Kazaks Plan Sale Of State Shares In Oil Firms

Published November 21st, 2000 - 02:00 GMT

Kazakstan intends to sell state shareholdings in two oil companies for at least $100 million each by year’s end, according to a senior Kazak privatization official on November 20th.  


The state holds a 30 percent share in Mangistaumunaigaz and a 25.12 percent stake in Aktobemunaigaz. 


Mangistaumunaigaz, located in western Kazakstan, is 60 percent owned by Indonesia’s Central Asia Petroleum Ltd.  


The company produced 60,000 b/d of crude in 1999 and expects to see an average output of 85,000 b/d for 2000.  


Aktobemunaigaz, also in the western region of the country, produced 45,000 b/d in 1999 and plans to increase production to 50,000 b/d in 2000. The China National Petroleum Corp. (CNPC) owns 60.3 percent of Aktobemunaigaz.  


The privatization official said that: “Mangistaumunaigaz is to a large extent ready, there are some good offers, and as soon as a decision is made, we’re ready to go ahead with the sale.”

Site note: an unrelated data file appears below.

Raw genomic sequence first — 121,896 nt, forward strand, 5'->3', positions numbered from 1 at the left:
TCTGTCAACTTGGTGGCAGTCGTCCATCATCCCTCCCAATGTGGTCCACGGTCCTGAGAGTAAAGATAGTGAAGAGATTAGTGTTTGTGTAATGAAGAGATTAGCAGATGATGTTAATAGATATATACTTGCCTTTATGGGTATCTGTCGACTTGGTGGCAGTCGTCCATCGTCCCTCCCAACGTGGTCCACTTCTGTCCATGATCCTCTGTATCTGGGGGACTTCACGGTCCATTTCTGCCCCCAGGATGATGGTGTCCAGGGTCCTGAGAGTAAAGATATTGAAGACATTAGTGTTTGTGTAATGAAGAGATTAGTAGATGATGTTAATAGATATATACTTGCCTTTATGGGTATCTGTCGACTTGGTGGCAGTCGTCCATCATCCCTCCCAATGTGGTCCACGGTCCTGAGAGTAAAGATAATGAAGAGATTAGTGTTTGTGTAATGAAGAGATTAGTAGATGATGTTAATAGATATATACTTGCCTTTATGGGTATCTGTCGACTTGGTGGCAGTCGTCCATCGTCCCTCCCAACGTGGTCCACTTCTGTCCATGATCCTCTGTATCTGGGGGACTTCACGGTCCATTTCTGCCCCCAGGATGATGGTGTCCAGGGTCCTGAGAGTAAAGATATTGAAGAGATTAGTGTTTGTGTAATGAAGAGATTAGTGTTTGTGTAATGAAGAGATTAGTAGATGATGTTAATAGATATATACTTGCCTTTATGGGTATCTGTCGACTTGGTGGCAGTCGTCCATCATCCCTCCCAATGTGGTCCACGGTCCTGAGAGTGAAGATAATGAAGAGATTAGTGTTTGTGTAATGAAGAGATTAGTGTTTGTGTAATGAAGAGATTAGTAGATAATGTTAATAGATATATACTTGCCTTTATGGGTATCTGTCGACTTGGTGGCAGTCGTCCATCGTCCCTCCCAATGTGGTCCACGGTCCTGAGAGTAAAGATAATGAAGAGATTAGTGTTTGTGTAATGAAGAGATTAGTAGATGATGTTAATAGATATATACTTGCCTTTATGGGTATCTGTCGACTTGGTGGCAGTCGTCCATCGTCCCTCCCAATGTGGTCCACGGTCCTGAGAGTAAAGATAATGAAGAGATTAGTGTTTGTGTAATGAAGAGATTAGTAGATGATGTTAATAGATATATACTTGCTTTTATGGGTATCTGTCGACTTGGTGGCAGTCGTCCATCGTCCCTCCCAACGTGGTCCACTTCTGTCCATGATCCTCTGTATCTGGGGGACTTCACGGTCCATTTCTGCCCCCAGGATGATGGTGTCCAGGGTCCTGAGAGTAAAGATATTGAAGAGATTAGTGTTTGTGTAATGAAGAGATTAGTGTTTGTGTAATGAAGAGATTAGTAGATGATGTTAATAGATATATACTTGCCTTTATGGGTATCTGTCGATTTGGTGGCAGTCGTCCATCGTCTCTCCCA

A potential buyer has not yet been named, but the 2000 budget includes privatization revenues of 22.1 billion tenge ($153 million), of which $11 million has already been generated.  


Kazakstan has made efforts to sell-off state shares in several companies for several years, but its plans have been delayed due to the Russian financial crisis in August 1999, which had a resulting effect on Kazakstan last year. 



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